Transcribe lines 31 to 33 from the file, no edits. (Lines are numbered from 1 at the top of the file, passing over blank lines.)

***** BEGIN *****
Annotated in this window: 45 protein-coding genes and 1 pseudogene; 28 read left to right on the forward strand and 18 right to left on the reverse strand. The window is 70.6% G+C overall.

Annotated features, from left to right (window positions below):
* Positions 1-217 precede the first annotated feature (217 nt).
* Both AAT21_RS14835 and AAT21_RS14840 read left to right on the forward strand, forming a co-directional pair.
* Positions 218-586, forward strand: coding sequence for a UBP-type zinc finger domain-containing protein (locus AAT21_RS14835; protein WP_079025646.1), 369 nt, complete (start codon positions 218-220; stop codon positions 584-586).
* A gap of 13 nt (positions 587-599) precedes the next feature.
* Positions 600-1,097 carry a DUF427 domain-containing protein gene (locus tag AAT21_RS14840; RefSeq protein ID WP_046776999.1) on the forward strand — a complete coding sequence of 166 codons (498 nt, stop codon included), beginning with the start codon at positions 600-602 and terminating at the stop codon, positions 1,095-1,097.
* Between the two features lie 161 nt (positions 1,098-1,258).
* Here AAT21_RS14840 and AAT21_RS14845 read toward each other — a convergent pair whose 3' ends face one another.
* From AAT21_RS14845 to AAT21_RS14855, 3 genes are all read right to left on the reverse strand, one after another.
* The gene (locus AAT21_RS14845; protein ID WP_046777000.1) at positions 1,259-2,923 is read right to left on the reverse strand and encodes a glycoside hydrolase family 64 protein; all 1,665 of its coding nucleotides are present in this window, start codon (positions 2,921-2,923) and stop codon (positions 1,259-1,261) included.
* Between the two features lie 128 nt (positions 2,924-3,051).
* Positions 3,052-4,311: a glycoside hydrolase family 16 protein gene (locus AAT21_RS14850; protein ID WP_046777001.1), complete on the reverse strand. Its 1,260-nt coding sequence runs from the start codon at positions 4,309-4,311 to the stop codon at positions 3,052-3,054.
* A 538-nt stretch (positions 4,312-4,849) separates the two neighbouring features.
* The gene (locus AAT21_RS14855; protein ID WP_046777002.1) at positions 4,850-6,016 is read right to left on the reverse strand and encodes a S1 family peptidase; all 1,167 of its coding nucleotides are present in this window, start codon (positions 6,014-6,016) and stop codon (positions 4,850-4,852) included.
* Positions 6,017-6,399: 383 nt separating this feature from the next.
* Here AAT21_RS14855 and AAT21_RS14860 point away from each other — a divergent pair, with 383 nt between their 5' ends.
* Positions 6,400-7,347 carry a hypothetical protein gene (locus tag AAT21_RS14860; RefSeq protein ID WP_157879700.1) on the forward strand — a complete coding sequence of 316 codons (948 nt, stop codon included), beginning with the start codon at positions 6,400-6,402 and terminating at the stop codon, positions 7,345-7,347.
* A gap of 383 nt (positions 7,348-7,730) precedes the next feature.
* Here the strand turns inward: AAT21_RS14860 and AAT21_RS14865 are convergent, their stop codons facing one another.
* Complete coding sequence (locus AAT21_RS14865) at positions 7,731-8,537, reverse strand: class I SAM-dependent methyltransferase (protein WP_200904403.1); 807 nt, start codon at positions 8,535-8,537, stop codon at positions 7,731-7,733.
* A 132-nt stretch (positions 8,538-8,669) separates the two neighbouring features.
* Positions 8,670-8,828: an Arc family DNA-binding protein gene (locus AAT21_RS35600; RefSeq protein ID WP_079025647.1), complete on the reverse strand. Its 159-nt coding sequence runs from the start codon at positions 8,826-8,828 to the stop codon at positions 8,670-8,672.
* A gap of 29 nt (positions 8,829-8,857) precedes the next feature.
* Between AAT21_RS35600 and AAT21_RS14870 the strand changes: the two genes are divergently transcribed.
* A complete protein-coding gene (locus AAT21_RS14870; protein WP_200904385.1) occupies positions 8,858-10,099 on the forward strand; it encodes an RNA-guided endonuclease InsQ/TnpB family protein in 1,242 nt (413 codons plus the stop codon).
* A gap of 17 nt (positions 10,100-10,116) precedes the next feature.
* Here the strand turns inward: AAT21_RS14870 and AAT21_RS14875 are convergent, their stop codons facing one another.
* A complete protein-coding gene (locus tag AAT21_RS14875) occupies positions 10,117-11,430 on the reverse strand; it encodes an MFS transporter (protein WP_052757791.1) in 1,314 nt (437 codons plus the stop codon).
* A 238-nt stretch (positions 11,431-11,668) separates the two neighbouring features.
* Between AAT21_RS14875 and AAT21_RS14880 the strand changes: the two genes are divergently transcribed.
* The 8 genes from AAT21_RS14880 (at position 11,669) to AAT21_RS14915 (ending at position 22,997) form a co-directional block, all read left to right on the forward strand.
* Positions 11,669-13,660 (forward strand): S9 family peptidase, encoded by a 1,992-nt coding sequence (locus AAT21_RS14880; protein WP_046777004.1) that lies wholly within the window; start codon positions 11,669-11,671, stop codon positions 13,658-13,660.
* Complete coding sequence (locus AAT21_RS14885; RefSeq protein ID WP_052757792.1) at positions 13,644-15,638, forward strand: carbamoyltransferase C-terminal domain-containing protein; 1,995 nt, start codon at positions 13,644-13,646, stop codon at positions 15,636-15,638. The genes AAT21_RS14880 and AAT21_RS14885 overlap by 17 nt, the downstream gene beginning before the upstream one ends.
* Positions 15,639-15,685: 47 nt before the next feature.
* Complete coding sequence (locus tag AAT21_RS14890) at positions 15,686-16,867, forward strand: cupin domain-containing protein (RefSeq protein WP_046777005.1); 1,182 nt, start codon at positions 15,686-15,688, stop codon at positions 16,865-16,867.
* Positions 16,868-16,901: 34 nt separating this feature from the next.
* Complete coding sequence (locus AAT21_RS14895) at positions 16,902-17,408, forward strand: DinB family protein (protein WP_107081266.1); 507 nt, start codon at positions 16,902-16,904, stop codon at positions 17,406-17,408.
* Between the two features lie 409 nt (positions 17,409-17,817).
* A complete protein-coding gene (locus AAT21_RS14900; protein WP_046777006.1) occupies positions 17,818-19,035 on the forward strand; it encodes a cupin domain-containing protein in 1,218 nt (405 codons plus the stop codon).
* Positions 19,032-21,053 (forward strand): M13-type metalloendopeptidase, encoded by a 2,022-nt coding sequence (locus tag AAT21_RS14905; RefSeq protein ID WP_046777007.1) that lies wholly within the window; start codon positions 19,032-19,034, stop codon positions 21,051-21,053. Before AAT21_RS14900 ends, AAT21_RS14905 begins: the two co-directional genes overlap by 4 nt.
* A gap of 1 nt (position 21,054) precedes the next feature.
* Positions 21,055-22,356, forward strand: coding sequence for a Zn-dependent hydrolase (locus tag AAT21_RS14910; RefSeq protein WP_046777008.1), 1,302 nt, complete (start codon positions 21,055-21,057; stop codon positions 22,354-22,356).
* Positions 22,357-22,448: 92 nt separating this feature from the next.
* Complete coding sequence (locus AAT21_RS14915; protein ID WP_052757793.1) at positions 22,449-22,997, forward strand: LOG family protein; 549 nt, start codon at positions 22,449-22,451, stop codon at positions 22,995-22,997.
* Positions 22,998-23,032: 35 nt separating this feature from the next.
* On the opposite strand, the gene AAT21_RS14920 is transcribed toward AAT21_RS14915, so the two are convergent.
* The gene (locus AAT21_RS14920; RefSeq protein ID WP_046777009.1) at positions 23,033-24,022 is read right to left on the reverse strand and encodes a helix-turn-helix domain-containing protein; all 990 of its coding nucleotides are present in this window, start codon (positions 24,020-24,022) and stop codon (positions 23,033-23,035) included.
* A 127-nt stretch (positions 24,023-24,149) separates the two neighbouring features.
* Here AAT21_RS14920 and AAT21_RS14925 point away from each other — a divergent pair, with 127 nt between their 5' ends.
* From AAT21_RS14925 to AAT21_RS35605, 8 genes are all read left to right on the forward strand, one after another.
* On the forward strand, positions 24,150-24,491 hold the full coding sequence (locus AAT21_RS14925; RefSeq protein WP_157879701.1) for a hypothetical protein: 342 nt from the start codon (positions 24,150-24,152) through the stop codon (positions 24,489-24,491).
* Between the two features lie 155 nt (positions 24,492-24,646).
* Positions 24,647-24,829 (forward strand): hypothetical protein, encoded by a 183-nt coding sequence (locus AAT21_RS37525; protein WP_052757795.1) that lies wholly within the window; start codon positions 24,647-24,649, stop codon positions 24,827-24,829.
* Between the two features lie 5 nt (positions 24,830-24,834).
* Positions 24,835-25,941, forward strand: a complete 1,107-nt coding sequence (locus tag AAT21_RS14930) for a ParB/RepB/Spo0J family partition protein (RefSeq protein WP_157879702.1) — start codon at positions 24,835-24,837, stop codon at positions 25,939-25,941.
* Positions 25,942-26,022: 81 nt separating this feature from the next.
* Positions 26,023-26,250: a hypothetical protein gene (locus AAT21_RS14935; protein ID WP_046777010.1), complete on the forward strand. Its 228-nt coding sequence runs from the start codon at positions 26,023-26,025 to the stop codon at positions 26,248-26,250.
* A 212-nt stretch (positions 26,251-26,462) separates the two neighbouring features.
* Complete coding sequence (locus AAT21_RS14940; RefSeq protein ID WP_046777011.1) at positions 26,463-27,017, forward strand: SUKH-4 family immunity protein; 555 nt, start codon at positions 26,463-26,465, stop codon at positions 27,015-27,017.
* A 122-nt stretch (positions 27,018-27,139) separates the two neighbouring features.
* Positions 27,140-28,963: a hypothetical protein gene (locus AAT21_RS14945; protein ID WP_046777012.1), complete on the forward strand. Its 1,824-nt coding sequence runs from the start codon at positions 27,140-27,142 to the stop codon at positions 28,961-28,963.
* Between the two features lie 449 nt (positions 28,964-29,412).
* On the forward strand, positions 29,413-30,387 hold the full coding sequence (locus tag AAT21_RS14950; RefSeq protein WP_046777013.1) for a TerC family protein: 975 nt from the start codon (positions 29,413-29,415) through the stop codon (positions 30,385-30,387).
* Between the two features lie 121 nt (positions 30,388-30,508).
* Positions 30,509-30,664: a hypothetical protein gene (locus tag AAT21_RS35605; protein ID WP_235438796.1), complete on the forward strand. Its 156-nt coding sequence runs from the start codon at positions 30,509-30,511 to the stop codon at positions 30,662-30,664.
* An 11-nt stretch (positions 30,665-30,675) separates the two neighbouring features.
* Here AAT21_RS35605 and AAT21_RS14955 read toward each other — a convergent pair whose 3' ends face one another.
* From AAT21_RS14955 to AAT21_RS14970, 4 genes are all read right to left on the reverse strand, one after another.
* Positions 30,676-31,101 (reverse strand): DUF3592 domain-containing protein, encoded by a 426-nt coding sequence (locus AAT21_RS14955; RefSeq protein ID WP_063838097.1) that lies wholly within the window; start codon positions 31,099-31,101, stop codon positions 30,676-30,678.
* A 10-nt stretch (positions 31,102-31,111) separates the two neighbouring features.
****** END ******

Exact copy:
* Between AAT21_RS14875 and AAT21_RS14880 the strand changes: the two genes are divergently transcribed.
* The 8 genes from AAT21_RS14880 (at position 11,669) to AAT21_RS14915 (ending at position 22,997) form a co-directional block, all read left to right on the forward strand.
* Positions 11,669-13,660 (forward strand): S9 family peptidase, encoded by a 1,992-nt coding sequence (locus AAT21_RS14880; protein WP_046777004.1) that lies wholly within the window; start codon positions 11,669-11,671, stop codon positions 13,658-13,660.